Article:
- The Washington Times - Wednesday, October 31, 2007


Hariri son says Syria plots to kill leader

CAIRO — The leader of Lebanon’s parliamentary majority, Saad Hariri, asserted yesterday that Syria was behind a plot to assassinate him and the Lebanese prime minister ahead of crucial presidential elections next month.

Mr. Hariri, speaking to reporters after a meeting with Egyptian President Hosni Mubarak, did not elaborate on the plot.

“The assassination is not only of me but of Prime Minister Fuad Siniora also,” said Mr. Hariri, whose father, former Lebanese Prime Minister Rafik Hariri, was assassinated in a 2005 Beirut truck bombing that was widely blamed on Syria.


6 Sadr ministers who quit replaced

BAGHDAD — Iraq’s parliament yesterday replaced two ministers from radical Shi’ite cleric Muqtada al-Sadr’s bloc who had quit the government of Prime Minister Nouri al-Maliki five months ago.

Salih Mahdi al-Hasnawi, a professor, became health minister and Ali al-Bahadli, a minister in former prime minister Ibrahim Jaafari’s government, was appointed agriculture minister.

Mr. Hasnawi replaces Ali al-Shamari and Mr. Bahadli takes over from Yarob Nazem al-Abudi, who were among six Sadr ministers who walked out of the Cabinet in May, saying Baghdad had failed to provide basic services to people.


Ex-oil minister not to face charges

KUWAIT CITY — A special Kuwaiti tribunal decided yesterday not to press graft charges against former oil and finance minister, Sheik Ali Khalifa al-Sabah, because of a lack of evidence, a legal source said.

The three-judge panel, which specializes in interrogating ministers, shelved accusations against Sheik Ali, a member of the ruling al-Sabah family, which were filed by the government in 2001.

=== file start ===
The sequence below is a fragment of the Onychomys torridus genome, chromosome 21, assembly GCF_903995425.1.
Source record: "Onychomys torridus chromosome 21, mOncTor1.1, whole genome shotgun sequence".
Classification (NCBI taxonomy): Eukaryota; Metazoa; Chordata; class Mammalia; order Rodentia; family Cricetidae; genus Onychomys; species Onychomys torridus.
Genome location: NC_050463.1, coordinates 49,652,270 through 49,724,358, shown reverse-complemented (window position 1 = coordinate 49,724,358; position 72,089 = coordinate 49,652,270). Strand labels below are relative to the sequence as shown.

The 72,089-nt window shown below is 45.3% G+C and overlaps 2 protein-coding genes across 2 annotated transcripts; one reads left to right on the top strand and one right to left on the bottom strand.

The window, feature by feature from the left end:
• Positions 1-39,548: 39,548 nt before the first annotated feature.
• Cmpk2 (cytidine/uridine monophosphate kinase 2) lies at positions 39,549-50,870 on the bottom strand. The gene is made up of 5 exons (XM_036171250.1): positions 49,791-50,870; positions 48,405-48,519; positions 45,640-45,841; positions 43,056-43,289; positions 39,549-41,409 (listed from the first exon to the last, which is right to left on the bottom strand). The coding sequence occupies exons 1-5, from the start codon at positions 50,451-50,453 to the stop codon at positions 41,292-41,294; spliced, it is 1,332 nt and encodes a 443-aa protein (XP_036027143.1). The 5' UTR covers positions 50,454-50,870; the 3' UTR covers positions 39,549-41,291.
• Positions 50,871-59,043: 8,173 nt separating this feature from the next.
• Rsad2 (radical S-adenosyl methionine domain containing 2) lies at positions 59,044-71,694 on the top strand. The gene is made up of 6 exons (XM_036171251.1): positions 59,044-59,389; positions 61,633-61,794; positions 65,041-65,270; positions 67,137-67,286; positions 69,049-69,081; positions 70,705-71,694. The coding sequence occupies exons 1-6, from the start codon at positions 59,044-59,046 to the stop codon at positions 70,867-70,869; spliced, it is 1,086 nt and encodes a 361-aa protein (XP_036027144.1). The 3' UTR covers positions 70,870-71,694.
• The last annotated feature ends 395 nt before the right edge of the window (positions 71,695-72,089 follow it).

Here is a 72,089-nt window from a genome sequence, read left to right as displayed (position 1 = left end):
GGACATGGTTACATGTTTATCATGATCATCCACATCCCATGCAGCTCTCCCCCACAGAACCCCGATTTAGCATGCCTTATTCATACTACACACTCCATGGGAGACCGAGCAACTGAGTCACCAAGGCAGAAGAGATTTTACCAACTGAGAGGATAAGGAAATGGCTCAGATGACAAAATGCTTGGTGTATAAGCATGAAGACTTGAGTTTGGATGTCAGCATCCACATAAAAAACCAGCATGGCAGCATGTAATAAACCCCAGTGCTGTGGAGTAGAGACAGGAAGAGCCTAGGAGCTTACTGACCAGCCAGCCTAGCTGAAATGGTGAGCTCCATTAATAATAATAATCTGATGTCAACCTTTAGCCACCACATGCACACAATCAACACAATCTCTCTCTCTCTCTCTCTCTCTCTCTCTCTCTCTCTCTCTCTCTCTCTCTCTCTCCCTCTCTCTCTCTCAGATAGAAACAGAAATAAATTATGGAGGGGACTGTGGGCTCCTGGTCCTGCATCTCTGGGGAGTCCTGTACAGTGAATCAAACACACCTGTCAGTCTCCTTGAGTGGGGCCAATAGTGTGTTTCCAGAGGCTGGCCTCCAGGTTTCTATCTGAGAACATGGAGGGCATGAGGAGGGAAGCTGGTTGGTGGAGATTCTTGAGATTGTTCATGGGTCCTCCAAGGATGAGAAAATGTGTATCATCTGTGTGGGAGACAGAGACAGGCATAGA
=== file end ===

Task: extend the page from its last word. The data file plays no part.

Sheik Ali and four former top executives of state-owned Kuwait Oil Tanker Co. were accused of amassing illegal profits by creating paper companies and leasing oil tankers, causing losses of more than $100 million.


President orders purge of officials

TEHRAN — President Mahmoud Ahmadinejad has ordered the sacking of local officials “indifferent” to the problems of ordinary Iranians as he seeks to fulfill pledges ahead of crucial elections, the press reported yesterday.

Mr. Ahmadinejad has made provincial issues a central plank of his presidency, visiting all of Iran’s 30 provinces and giving speeches promising drastic improvements in local infrastructure.


Striking Asians to be deported

DUBAI — Four thousand Asian laborers in Dubai are reportedly facing expulsion after they staged illegal strikes last weekend over poor wages and working conditions in the booming Persian Gulf city state.

Senior Labor Ministry official Humaid bin Deemas told the Arabic newspaper Emarat Al-Youm yesterday that there would be a “deportation of 4,000 laborers who went on strike and committed acts of vandalism.

From wire dispatches and staff reports



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